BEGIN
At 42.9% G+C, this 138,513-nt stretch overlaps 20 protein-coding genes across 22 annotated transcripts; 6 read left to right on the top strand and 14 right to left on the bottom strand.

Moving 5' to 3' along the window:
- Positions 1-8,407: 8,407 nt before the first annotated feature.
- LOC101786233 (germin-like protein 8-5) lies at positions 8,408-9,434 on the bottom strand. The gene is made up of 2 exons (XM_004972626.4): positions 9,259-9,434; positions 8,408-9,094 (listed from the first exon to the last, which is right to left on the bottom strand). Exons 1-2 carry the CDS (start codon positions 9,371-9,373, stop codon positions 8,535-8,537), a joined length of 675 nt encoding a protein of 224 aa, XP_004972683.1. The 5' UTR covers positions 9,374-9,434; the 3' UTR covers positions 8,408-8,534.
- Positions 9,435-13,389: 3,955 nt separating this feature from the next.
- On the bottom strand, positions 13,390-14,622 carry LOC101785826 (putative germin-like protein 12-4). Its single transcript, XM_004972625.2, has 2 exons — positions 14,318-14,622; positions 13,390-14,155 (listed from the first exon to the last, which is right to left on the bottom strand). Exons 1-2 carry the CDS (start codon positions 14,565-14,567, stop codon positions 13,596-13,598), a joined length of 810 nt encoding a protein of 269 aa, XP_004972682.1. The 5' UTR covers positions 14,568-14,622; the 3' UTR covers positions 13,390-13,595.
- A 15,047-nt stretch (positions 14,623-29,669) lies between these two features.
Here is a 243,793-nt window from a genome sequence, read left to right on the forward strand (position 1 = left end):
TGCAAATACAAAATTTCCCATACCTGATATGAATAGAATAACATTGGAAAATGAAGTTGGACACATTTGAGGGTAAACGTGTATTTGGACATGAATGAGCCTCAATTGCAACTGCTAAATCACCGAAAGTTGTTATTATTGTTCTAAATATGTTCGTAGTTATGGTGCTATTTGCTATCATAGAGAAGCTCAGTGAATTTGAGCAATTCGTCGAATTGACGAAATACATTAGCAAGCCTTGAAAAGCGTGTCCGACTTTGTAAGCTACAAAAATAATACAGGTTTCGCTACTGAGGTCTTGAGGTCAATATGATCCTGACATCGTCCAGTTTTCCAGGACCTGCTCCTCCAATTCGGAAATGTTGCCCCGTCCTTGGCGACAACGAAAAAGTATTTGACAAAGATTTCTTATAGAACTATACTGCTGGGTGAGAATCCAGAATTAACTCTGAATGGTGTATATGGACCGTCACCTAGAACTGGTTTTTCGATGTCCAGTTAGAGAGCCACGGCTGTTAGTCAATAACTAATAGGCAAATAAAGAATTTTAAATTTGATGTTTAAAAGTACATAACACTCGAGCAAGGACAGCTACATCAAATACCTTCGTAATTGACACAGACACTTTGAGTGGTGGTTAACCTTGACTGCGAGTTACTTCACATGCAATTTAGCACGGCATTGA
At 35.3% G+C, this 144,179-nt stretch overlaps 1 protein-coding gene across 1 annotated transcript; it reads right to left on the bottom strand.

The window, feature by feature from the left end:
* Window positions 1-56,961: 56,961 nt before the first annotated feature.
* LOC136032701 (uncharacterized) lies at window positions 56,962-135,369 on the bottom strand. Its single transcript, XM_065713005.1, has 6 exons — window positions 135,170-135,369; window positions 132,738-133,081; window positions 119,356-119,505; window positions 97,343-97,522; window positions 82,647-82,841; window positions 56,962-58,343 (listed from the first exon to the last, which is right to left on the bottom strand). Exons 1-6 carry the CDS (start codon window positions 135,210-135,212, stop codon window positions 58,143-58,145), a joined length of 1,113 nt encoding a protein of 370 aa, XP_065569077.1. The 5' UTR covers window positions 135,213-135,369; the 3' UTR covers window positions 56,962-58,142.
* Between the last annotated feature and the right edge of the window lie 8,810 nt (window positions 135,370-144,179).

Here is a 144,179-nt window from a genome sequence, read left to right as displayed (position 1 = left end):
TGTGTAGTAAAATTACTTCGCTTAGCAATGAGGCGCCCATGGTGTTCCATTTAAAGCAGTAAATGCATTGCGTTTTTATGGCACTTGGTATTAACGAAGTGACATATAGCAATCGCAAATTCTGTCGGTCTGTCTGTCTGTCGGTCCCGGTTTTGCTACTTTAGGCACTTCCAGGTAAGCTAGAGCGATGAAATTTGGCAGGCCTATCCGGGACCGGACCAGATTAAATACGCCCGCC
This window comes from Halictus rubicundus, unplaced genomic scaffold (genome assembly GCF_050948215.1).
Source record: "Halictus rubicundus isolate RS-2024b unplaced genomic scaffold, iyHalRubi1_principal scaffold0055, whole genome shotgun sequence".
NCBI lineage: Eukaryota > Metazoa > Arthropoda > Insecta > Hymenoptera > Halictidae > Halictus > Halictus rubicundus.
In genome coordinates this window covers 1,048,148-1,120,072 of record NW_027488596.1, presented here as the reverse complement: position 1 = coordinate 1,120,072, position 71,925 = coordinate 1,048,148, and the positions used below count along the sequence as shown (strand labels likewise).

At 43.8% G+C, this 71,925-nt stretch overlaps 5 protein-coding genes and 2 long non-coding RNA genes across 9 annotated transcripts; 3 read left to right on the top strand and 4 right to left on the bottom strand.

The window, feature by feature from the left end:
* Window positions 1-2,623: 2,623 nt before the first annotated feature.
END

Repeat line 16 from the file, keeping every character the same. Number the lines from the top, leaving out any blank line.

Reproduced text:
TGTGTAGTAAAATTACTTCGCTTAGCAATGAGGCGCCCATGGTGTTCCATTTAAAGCAGTAAATGCATTGCGTTTTTATGGCACTTGGTATTAACGAAGTGACATATAGCAATCGCAAATTCTGTCGGTCTGTCTGTCTGTCGGTCCCGGTTTTGCTACTTTAGGCACTTCCAGGTAAGCTAGAGCGATGAAATTTGGCAGGCCTATCCGGGACCGGACCAGATTAAATACGCCCGCC